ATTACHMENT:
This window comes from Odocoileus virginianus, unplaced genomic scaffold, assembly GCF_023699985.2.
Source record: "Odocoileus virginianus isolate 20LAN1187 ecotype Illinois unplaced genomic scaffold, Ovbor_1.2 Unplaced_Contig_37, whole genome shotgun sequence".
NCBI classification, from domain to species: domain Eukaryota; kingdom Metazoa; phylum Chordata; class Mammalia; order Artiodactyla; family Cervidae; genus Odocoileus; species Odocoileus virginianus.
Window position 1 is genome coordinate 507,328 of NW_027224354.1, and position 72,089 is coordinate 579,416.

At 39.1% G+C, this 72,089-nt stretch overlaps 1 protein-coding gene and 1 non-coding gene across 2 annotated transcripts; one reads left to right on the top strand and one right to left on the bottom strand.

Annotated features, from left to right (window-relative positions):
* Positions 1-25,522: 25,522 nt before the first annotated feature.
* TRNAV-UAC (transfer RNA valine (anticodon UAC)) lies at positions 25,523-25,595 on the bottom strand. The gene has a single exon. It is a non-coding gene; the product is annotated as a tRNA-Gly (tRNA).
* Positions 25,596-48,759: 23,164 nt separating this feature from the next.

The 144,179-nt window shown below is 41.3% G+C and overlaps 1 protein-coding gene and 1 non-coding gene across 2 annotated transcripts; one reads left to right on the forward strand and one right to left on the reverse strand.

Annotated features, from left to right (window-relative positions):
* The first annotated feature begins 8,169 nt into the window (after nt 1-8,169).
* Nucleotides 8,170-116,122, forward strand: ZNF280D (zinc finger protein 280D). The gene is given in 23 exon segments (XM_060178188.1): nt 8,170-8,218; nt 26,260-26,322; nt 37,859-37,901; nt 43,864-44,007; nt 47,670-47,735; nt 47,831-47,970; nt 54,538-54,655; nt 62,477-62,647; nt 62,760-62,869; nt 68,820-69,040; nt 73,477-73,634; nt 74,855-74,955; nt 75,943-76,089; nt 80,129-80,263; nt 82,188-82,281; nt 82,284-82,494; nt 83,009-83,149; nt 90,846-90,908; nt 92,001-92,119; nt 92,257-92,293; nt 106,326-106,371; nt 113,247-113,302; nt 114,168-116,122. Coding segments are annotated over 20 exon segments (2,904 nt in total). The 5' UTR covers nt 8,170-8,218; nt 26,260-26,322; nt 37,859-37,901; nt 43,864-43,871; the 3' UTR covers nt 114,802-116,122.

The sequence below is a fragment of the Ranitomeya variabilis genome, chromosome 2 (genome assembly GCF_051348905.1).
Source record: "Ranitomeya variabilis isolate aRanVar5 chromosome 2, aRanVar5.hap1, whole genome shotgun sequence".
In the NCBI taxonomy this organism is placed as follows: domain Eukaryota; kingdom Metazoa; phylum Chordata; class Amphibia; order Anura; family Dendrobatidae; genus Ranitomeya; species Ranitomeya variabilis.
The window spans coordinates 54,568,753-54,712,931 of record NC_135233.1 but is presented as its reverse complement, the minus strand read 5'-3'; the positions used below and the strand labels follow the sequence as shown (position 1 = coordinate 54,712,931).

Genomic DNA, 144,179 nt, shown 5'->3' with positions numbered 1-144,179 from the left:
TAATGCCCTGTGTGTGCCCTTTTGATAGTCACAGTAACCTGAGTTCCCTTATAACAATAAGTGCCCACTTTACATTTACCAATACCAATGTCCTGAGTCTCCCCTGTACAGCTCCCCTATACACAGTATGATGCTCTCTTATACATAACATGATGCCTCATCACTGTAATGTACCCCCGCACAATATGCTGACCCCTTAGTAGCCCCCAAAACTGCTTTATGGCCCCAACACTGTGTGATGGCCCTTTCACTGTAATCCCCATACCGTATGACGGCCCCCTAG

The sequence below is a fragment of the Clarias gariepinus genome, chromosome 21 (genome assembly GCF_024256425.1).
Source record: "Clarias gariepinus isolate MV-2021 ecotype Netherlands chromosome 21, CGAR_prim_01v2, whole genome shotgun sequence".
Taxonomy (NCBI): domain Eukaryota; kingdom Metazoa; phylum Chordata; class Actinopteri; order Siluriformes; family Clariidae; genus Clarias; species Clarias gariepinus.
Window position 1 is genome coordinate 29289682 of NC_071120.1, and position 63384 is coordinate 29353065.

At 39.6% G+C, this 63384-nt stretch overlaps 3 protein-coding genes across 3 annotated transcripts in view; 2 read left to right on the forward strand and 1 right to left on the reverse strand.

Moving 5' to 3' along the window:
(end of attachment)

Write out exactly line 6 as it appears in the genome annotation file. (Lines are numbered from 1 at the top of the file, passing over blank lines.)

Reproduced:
Annotated features, from left to right (window-relative positions):